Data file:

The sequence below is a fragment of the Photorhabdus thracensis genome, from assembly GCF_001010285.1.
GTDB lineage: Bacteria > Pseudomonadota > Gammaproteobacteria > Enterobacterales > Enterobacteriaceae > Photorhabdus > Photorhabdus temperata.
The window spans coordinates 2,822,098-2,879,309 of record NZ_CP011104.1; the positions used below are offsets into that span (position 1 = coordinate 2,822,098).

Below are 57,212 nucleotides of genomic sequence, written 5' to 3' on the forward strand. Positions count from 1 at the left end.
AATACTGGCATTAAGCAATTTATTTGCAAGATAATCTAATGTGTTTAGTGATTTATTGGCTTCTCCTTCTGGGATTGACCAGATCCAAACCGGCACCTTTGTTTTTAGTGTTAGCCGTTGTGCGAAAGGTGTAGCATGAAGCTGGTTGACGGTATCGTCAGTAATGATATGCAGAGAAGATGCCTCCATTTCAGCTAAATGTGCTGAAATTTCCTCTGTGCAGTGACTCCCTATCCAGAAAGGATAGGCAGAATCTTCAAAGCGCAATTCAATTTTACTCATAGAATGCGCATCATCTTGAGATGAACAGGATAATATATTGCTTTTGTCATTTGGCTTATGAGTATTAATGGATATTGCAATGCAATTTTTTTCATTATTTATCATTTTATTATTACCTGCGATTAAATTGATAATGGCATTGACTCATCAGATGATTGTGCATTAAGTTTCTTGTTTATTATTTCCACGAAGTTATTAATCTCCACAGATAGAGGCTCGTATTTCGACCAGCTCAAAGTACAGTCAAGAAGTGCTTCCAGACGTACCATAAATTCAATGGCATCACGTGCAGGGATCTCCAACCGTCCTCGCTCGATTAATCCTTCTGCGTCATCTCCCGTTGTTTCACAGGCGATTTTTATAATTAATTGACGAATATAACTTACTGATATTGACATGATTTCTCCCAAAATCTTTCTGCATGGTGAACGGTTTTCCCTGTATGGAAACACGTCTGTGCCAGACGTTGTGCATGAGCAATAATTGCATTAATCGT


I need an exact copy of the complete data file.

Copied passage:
The sequence below is a fragment of the Photorhabdus thracensis genome, from assembly GCF_001010285.1.
GTDB lineage: Bacteria > Pseudomonadota > Gammaproteobacteria > Enterobacterales > Enterobacteriaceae > Photorhabdus > Photorhabdus temperata.
The window spans coordinates 2,822,098-2,879,309 of record NZ_CP011104.1; the positions used below are offsets into that span (position 1 = coordinate 2,822,098).

Below are 57,212 nucleotides of genomic sequence, written 5' to 3' on the forward strand. Positions count from 1 at the left end.
AATACTGGCATTAAGCAATTTATTTGCAAGATAATCTAATGTGTTTAGTGATTTATTGGCTTCTCCTTCTGGGATTGACCAGATCCAAACCGGCACCTTTGTTTTTAGTGTTAGCCGTTGTGCGAAAGGTGTAGCATGAAGCTGGTTGACGGTATCGTCAGTAATGATATGCAGAGAAGATGCCTCCATTTCAGCTAAATGTGCTGAAATTTCCTCTGTGCAGTGACTCCCTATCCAGAAAGGATAGGCAGAATCTTCAAAGCGCAATTCAATTTTACTCATAGAATGCGCATCATCTTGAGATGAACAGGATAATATATTGCTTTTGTCATTTGGCTTATGAGTATTAATGGATATTGCAATGCAATTTTTTTCATTATTTATCATTTTATTATTACCTGCGATTAAATTGATAATGGCATTGACTCATCAGATGATTGTGCATTAAGTTTCTTGTTTATTATTTCCACGAAGTTATTAATCTCCACAGATAGAGGCTCGTATTTCGACCAGCTCAAAGTACAGTCAAGAAGTGCTTCCAGACGTACCATAAATTCAATGGCATCACGTGCAGGGATCTCCAACCGTCCTCGCTCGATTAATCCTTCTGCGTCATCTCCCGTTGTTTCACAGGCGATTTTTATAATTAATTGACGAATATAACTTACTGATATTGACATGATTTCTCCCAAAATCTTTCTGCATGGTGAACGGTTTTCCCTGTATGGAAACACGTCTGTGCCAGACGTTGTGCATGAGCAATAATTGCATTAATCGT